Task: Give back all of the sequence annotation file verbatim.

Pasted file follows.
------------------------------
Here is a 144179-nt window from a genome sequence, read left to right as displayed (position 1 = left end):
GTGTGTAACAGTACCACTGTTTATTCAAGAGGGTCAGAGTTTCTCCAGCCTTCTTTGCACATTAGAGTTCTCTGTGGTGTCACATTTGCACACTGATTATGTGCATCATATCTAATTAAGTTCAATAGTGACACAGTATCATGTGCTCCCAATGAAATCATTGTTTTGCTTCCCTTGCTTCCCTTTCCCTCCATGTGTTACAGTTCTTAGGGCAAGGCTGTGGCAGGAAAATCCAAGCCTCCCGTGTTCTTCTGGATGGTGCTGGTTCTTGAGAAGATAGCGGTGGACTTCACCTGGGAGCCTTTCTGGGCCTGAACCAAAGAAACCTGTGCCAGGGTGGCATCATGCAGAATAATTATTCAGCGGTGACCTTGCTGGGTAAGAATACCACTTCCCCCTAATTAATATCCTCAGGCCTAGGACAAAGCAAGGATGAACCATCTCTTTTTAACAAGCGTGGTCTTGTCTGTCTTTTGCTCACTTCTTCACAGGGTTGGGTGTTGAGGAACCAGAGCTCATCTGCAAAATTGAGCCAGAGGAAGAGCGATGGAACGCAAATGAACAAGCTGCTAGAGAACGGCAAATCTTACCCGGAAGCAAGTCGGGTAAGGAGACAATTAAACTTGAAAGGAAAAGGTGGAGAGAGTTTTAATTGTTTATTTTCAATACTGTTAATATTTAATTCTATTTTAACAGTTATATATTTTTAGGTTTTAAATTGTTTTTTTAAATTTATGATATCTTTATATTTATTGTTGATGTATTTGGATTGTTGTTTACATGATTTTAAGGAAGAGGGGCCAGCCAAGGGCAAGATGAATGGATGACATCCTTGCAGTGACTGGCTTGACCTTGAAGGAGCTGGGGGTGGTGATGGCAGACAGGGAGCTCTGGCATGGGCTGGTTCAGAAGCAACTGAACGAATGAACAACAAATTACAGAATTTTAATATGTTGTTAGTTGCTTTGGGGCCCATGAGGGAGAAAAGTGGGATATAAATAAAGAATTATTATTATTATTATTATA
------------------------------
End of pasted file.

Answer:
Here is a 144179-nt window from a genome sequence, read left to right as displayed (position 1 = left end):
GTGTGTAACAGTACCACTGTTTATTCAAGAGGGTCAGAGTTTCTCCAGCCTTCTTTGCACATTAGAGTTCTCTGTGGTGTCACATTTGCACACTGATTATGTGCATCATATCTAATTAAGTTCAATAGTGACACAGTATCATGTGCTCCCAATGAAATCATTGTTTTGCTTCCCTTGCTTCCCTTTCCCTCCATGTGTTACAGTTCTTAGGGCAAGGCTGTGGCAGGAAAATCCAAGCCTCCCGTGTTCTTCTGGATGGTGCTGGTTCTTGAGAAGATAGCGGTGGACTTCACCTGGGAGCCTTTCTGGGCCTGAACCAAAGAAACCTGTGCCAGGGTGGCATCATGCAGAATAATTATTCAGCGGTGACCTTGCTGGGTAAGAATACCACTTCCCCCTAATTAATATCCTCAGGCCTAGGACAAAGCAAGGATGAACCATCTCTTTTTAACAAGCGTGGTCTTGTCTGTCTTTTGCTCACTTCTTCACAGGGTTGGGTGTTGAGGAACCAGAGCTCATCTGCAAAATTGAGCCAGAGGAAGAGCGATGGAACGCAAATGAACAAGCTGCTAGAGAACGGCAAATCTTACCCGGAAGCAAGTCGGGTAAGGAGACAATTAAACTTGAAAGGAAAAGGTGGAGAGAGTTTTAATTGTTTATTTTCAATACTGTTAATATTTAATTCTATTTTAACAGTTATATATTTTTAGGTTTTAAATTGTTTTTTTAAATTTATGATATCTTTATATTTATTGTTGATGTATTTGGATTGTTGTTTACATGATTTTAAGGAAGAGGGGCCAGCCAAGGGCAAGATGAATGGATGACATCCTTGCAGTGACTGGCTTGACCTTGAAGGAGCTGGGGGTGGTGATGGCAGACAGGGAGCTCTGGCATGGGCTGGTTCAGAAGCAACTGAACGAATGAACAACAAATTACAGAATTTTAATATGTTGTTAGTTGCTTTGGGGCCCATGAGGGAGAAAAGTGGGATATAAATAAAGAATTATTATTATTATTATTATA